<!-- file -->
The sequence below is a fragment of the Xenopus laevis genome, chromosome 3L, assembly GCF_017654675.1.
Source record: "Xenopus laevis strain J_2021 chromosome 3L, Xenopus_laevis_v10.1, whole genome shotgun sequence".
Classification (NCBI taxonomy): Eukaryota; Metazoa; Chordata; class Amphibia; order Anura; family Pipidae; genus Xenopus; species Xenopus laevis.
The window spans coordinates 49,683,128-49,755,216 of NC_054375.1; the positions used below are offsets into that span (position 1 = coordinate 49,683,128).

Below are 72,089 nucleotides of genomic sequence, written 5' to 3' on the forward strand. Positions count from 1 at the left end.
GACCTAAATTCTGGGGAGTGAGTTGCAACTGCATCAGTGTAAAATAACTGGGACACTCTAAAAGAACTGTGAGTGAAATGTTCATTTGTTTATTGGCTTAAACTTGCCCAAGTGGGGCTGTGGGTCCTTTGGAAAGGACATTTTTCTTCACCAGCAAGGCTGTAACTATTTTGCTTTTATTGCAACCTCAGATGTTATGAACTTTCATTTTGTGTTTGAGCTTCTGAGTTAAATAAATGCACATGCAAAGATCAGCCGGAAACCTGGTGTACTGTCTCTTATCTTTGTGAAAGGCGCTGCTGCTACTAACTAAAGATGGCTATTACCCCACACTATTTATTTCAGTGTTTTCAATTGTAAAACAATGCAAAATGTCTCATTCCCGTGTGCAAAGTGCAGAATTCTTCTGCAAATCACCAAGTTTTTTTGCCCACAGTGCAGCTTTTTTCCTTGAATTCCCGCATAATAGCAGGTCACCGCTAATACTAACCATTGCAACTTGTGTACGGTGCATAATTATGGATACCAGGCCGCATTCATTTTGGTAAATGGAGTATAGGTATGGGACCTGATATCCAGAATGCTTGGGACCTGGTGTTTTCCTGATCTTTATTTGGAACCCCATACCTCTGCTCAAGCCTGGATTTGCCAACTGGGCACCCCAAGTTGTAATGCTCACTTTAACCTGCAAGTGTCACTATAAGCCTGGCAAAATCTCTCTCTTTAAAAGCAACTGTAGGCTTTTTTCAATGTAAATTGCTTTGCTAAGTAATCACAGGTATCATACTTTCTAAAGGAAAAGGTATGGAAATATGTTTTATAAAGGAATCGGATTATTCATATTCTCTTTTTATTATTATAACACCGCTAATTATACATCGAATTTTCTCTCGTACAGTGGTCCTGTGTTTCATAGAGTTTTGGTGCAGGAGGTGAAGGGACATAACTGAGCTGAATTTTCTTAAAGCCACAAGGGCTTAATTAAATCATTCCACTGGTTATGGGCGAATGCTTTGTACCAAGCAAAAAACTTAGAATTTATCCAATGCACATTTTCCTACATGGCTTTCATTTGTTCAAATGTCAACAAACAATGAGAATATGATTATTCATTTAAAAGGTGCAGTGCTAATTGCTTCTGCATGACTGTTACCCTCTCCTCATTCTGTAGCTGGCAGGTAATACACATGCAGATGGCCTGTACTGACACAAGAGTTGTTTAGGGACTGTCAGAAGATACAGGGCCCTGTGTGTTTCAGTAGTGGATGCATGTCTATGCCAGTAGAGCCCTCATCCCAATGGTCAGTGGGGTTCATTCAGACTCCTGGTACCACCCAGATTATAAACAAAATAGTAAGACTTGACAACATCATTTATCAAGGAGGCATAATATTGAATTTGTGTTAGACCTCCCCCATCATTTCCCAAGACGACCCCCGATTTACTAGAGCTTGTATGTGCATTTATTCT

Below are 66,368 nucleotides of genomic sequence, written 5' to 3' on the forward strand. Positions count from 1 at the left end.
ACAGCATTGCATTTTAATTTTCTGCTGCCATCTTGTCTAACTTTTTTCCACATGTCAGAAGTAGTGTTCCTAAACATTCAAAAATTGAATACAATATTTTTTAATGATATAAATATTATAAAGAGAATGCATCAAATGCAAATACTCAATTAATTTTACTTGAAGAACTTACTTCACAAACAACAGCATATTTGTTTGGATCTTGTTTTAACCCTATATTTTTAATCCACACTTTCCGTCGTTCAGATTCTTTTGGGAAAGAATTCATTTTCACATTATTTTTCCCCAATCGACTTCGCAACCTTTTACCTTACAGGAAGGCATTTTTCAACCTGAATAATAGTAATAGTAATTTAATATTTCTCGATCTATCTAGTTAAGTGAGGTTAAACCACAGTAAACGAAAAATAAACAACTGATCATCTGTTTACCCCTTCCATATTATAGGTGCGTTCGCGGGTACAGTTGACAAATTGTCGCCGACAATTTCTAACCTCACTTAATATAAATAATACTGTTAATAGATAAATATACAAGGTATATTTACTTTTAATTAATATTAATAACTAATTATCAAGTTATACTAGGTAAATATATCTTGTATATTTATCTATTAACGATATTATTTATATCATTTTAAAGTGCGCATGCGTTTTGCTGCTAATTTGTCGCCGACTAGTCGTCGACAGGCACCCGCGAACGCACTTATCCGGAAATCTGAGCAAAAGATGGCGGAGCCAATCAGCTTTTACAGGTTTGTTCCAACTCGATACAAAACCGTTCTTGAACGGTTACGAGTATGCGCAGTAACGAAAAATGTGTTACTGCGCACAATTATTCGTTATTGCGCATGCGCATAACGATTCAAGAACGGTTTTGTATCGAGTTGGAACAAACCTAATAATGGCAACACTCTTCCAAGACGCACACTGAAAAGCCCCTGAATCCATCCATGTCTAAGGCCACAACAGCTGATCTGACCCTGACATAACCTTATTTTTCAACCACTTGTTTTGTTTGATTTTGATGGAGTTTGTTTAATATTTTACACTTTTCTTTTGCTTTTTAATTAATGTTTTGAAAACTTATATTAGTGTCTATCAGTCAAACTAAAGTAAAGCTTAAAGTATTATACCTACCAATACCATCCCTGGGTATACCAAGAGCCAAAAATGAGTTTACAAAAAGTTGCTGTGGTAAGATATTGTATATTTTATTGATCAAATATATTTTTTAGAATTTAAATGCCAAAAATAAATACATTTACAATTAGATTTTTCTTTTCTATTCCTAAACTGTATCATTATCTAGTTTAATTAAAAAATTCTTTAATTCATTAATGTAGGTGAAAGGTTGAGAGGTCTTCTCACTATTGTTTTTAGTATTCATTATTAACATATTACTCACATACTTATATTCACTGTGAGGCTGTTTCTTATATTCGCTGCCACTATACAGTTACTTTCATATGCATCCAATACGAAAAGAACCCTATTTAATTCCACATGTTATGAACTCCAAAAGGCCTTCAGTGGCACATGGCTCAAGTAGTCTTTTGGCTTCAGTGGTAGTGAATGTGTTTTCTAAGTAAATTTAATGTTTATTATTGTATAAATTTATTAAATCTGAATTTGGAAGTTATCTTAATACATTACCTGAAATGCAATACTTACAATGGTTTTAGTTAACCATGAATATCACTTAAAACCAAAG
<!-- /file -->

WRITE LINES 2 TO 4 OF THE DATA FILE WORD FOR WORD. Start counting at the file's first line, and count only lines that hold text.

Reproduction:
Source record: "Xenopus laevis strain J_2021 chromosome 3L, Xenopus_laevis_v10.1, whole genome shotgun sequence".
Classification (NCBI taxonomy): Eukaryota; Metazoa; Chordata; class Amphibia; order Anura; family Pipidae; genus Xenopus; species Xenopus laevis.
The window spans coordinates 49,683,128-49,755,216 of NC_054375.1; the positions used below are offsets into that span (position 1 = coordinate 49,683,128).